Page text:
Early on in my time with SP, I noticed on a day that I was down that I was also tired. I'd seen the much-touted goal of getting 8 hours of sleep a night, and it didn't speak to me. I couldn't really control how much sleep I got. I had to be up early in the morning 5 days a week, and unless I wanted massively reduced income that was a fact of life.
But while I couldn't control how much sleep I got, and I couldn't control when I had to get up most days, I could control when I got to bed. I had this new web site with motivational tools. So I made a goal to get to bed by 10:30 PM six days a week.
I now have a 14 week streak of getting to bed by 10:30 at least six days a week. That's more than a quarter of a year. How's it working out?
I have become a synthetic morning person. Wednesday choir practice runs till 9, and I don't want to work on anything hard after 8:30. I can come home and still (usually) make it to bed by 10:30 on Wednesday. I am sometimes up with the alarm, instead of using the snooze multiple times. And sometimes I wake up before the alarm goes off.
My alarm is set for 6. This morning I woke up at 5:15. I could have rolled over and gone back to sleep, but I'd been thinking about trying to run longer; and getting up earlier meant I could start the run earlier, and thus have more time before my 9 AM breakfast at McDonald's with my daughter. (Second breakfast in this case; I have the healthy breakfast before I run and then an Egg McMuffin at 9.)
Being up early got me out the door and starting to run at 6:39 AM. Four months ago it would have been unthinkable for me to be out of bed at that time on a Saturday. Today, I had checked in with SP, done my morning TGU/windmill combos and KB snatches, eaten breakfast, checked the weather, and dressed to run in 36° F weather by 6:39. That's 21 minutes earlier than my target start to run 5.2 miles, so I tacked some extra twists onto the beginning and end of my standard 5.2 mile loop.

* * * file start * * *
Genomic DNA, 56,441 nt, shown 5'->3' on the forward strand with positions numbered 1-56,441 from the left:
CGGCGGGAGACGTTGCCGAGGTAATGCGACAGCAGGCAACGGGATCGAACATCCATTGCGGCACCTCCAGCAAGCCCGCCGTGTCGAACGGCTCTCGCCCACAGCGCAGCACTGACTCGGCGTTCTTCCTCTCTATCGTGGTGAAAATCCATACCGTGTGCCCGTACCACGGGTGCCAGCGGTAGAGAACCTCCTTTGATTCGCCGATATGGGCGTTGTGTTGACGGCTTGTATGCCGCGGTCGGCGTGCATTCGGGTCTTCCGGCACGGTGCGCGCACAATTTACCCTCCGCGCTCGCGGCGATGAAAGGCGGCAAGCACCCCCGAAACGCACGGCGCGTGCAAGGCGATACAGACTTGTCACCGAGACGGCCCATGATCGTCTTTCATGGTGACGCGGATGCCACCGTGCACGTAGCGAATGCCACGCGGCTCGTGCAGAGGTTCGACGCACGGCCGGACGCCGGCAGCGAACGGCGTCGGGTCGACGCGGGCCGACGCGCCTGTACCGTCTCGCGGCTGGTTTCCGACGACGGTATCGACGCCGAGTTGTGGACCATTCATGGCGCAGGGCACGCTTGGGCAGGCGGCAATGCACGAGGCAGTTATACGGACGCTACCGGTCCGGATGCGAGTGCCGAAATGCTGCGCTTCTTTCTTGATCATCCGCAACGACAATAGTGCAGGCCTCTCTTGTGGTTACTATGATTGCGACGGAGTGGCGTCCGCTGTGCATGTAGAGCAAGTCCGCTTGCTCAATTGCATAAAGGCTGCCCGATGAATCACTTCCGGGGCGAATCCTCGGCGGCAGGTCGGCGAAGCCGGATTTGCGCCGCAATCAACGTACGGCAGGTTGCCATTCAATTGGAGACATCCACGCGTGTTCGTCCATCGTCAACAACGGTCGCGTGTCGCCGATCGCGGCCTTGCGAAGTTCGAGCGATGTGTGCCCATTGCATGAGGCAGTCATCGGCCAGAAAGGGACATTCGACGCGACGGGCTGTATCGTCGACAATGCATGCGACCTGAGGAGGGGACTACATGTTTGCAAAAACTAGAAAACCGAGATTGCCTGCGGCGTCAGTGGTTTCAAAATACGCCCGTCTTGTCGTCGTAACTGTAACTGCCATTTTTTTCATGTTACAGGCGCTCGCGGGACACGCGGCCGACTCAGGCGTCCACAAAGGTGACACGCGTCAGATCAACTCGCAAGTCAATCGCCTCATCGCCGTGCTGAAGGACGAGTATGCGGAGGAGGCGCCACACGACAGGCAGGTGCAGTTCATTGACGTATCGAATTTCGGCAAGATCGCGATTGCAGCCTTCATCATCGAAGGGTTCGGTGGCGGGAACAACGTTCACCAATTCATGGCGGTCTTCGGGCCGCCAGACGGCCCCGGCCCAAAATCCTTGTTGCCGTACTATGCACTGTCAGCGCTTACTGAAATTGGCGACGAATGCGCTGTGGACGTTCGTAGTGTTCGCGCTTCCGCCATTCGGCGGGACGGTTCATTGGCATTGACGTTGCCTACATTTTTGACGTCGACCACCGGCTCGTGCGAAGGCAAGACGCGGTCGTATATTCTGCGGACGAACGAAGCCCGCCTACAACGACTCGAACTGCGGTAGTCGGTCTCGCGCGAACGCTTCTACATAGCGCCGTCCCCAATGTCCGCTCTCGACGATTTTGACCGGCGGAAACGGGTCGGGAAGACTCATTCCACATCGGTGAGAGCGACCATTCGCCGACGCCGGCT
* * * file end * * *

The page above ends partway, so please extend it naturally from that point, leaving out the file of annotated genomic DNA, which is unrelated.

When I got back to my driveway, I had been running for 43:45. Stupid motivational tricks kicked in. I ran up the street a ways and back to get to 45 minutes and that 9th Spark Point. I figured I ran a bit over five and a half miles.
It mapped out to 6.12 miles, for a 7:21 pace per mile. That's pretty good for deliberately running easy so I could keep running longer than I have to date. At that pace, I could do a 10K in under 46 minutes. I could have run for 10K this morning, and I might have if I had realized how close I was. I'm about 90% decided to sign up for a 10K on Thanksgiving Day; the holdup is that the easy way to sign up requires payment by PayPal, and my account isn't set up yet. (Yes, I'm a dinosaur who ignored PayPal until something came along that was either pay via PayPal, mail a check to a nonprofit that won't cash it quickly, or drive 15 miles out of my way during normal working hours.)
As far as pure time goes, I could have fit running for an hour into the time if I were trained to run that long continually. I think I'll get there, but one of the lessons from 5K training was don't try to do it all at once.
The interesting thing is, the long run would not have happened without being up early. After breakfast with my daughter, I do a dab of grocery shopping then dive into weekend household chores. Fitting a long run into Saturday afternoon would be a non-starter. Sunday afternoons are a bit easier, assuming I get the weekend chores done on Saturday; but when I have run 5 miles on Saturday, a longer run on Sunday hasn't worked very well. Long runs on weekday evenings are out because I have other evening commitments, the roads are dark this time of year, and drivers won't be looking for runners. I'm fitting my weekday runs into lunch hours, which limits the distance to the 3 to 3.5 mile range.
Maybe next summer, when I don't have evening commitments and we have lots of daylight, I can train more long running on weekday evenings. But I'm not willing to plan that far ahead right now. The current plan is to find a way to keep running through the winter. If I get that figured out, time enough to worry about training with more daylight when the daylight gets here.